Managing your Mental Health in a Pandemic

By Sarah R. Coates, LCMHC, NCC

When asked to write about navigating your mental health in the COVID pandemic, I found myself confronting my own fears, doubts and uncertainties.  It’s all we’ve been talking about since March. It’s on the news, in our social media platforms, in our conversations with family members and colleagues.  You’re either tired of hearing the word “pandemic” by now, or you’re still grappling with how it’s affected you personally.  The reality is that it’s still here, we are still talking about it and it is certainly affecting our mental health.

In my profession as a licensed clinical mental health counselor, I’m hearing many themes and statements about the pandemic.   You may recognize some of these sentiments as your own:  “This doesn’t seem real”  “I feel trapped” “I feel I’m being squeezed at all angles” “I feel unmotivated, it’s hard for me to keep going” “I have to think about things I’ve never had to think about before” “I am very scared”  “ I’m over it!” .  No one is exempt from the ramifications of the pandemic.  Even the “experts” in the mental health field are feeling the grip of it.  I find myself feeling like the rug got pulled out from underneath me and I’m still trying to catch my breath.  I personally find myself 6 months in still on a roller coaster of emotion that changes daily or weekly, including feelings of anxiety, fear, worry, sadness and grief.

What we are experiencing in this pandemic is a collective trauma.  A trauma is an unhealed wound or an adverse life experience.  A global unprecedented health crisis is certainly an adverse life experience! We are also experiencing grief & loss in great proportions.  Our way of living, working and playing changed very quickly.   My work world changed in an instant. In March I had to flip a 60 member staff to tele-working almost over-night and carry the stress of keeping the business afloat and everyone paid.   Like many of you, I have to balance work and overseeing online school for my daughters.  Like many of you, I worry about what our future will look like, how much longer we can keep doing this and when will one of my loved ones become sick?   Those of you that lost jobs, income or family members during this crisis are traumatized at even greater proportion.  We are being collectively traumatized. This has created a mental health crisis.

The question becomes, how do we navigate our mental health during a pandemic?  Humans are made up of mind, body & spirit.  Our mental health is just as important as our physical health. It all works together to make us who we are.   We must figure out how to cope with what has happened and find joy and satisfaction in whatever state we find ourselves.   This leads us to a practice called Radical Acceptance.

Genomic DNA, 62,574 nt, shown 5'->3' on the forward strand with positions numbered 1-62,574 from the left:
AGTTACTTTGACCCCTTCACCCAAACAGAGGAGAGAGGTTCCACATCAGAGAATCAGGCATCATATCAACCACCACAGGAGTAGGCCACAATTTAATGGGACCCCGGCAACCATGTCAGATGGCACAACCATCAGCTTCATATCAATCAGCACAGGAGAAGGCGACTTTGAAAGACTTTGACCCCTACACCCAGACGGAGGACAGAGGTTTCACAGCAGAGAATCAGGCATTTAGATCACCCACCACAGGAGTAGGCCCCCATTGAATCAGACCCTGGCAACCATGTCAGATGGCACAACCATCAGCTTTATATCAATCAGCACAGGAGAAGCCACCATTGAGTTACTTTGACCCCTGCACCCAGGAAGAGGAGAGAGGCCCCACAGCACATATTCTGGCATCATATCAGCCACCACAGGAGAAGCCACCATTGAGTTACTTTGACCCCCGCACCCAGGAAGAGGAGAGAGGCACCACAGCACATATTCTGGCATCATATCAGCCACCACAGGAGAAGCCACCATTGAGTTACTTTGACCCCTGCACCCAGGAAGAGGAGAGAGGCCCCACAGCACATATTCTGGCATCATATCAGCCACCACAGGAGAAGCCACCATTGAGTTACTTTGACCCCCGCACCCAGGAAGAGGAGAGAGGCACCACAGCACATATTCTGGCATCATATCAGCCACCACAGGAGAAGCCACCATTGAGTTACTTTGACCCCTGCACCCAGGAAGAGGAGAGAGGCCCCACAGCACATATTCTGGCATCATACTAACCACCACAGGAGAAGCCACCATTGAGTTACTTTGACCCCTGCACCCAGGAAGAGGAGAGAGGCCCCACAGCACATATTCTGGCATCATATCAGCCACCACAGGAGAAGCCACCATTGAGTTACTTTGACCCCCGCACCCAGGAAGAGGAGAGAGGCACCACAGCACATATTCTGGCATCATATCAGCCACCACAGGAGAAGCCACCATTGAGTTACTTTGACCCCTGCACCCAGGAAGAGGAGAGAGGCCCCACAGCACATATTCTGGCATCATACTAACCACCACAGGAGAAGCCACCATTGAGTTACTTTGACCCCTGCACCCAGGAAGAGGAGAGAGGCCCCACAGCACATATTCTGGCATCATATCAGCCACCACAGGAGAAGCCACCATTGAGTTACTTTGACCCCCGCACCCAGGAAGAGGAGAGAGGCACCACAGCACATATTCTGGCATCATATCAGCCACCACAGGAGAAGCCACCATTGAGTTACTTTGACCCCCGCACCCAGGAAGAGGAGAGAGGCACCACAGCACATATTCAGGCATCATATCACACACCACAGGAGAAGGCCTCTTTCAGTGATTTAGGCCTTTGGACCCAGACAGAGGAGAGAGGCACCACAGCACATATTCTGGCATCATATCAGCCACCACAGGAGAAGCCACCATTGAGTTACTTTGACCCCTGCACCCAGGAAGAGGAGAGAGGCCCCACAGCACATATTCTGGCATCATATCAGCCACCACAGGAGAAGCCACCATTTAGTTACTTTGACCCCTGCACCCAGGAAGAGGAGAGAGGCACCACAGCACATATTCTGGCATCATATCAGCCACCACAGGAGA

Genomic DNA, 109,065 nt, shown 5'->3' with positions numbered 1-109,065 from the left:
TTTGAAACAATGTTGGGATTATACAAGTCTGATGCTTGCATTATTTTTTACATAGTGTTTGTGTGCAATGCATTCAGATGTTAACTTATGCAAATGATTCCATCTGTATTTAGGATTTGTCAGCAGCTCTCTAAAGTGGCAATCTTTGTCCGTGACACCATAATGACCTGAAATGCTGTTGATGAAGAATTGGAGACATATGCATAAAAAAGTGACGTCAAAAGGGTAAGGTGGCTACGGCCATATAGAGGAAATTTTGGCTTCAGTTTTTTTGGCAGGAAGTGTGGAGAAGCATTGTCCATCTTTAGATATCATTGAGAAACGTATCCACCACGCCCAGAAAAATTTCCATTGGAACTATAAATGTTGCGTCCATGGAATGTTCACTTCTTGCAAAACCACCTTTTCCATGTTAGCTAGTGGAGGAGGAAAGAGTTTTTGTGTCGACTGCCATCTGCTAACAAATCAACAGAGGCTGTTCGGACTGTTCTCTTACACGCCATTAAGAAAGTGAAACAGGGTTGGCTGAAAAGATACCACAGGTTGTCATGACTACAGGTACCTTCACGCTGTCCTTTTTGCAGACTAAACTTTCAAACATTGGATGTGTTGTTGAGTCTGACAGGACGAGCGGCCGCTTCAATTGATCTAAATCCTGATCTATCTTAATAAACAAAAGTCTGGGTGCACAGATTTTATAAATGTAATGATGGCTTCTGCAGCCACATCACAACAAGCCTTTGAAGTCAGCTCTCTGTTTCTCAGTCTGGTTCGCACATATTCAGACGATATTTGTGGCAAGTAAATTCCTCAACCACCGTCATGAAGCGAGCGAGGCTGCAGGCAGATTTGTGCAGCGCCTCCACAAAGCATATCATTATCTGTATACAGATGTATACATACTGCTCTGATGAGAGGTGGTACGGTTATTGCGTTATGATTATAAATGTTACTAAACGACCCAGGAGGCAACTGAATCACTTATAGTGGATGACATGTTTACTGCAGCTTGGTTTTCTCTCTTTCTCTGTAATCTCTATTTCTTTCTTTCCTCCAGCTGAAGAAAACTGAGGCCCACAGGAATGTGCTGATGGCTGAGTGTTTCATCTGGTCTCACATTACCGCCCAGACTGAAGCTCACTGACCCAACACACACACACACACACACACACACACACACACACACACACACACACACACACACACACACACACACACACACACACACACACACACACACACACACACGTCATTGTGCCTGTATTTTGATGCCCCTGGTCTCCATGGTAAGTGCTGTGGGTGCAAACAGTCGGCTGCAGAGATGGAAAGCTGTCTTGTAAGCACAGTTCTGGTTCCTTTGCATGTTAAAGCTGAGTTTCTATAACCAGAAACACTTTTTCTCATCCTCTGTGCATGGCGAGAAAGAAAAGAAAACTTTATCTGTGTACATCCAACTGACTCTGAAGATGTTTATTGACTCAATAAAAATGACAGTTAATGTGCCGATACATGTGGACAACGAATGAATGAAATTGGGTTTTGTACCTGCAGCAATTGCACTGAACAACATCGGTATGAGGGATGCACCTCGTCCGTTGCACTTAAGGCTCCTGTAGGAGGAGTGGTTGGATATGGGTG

Radical Acceptance is a skill based in Dialectical Behavioral Therapy, which teaches us that we are to recognize reality for what it is and find satisfaction within that reality to keep living.  Radical Acceptance is not giving up or giving in. It’s not weakness or submission.  To radically accept what is happening in this pandemic is to say, I might not want to accept this as the “new normal” but I can temporarily adapt to alleviate my suffering.   So how do we adapt? How do we cope?

In therapy we learn coping skills.  In life there are adaptive or maladaptive coping skills. Adaptive skills are the ways of coping that are helpful, bring you a sense of calm and help move you forward in satisfaction with life. Maladaptive skills on the other hand, would be anything that doesn’t serve you well like excessive drinking, substance abuse, not eating or any other self-harming behaviors. Some very common adaptive coping skills are :  Relaxation breathing, Prayer, Gardening, Exercise, Singing, Art, Music, Body movement like Yoga or Dance, Creative Writing, Going for a drive in the country or to the Coast or Baking.  Remember adaptive coping skills can be anything that serves you well.

For more help in adapting and coping during this pandemic, please reach out to a skilled mental health professional.  Sarah Coates, is the Practice Owner of One80 Counseling.  One80 Counseling is available to help you and your family as our team of therapists continue to offer Telehealth and/or in person office visits.  Call us today 919-772-1990.

Sarah R. Coates, LCMHC, NCC

Named Johnston County’s 2018 Dynamic Entrepreneur,  Sarah is the founder & owner of One-Eighty Counseling P.A. She started the group in 2007 and has facilitated the company’s growth to become one of the largest Mental Health & Substance Abuse private practices in both Johnston & Wake counties.  Sarah is a Licensed Clinical Mental Health Counselor licensed in North Carolina (LCMHC), Nationally Certified Counselor (NCC) and Distance Credentialed Counselor (DCC). The Distance Credentialed Counselor (DCC) identifies those professional counselors who are uniquely trained in best practices for delivering traditional counseling through technological means. DCCs have met nationally established distance counseling criteria and adhere to the National Board for Certified Counselors (NBCC) Code of Ethics and Policy Regarding the Provision of Distance Professional Services. Read More

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All therapists at One-Eighty Counseling, P.A. are contractors and the information and opinions posted in each individual therapists’ blog, is the expressed professional and/or personal opinion of that therapist. One-Eighty Counseling, P.A. does not endorse any specific opinion and is not responsible for the professional and/or personal opinions of the contractor/individual therapist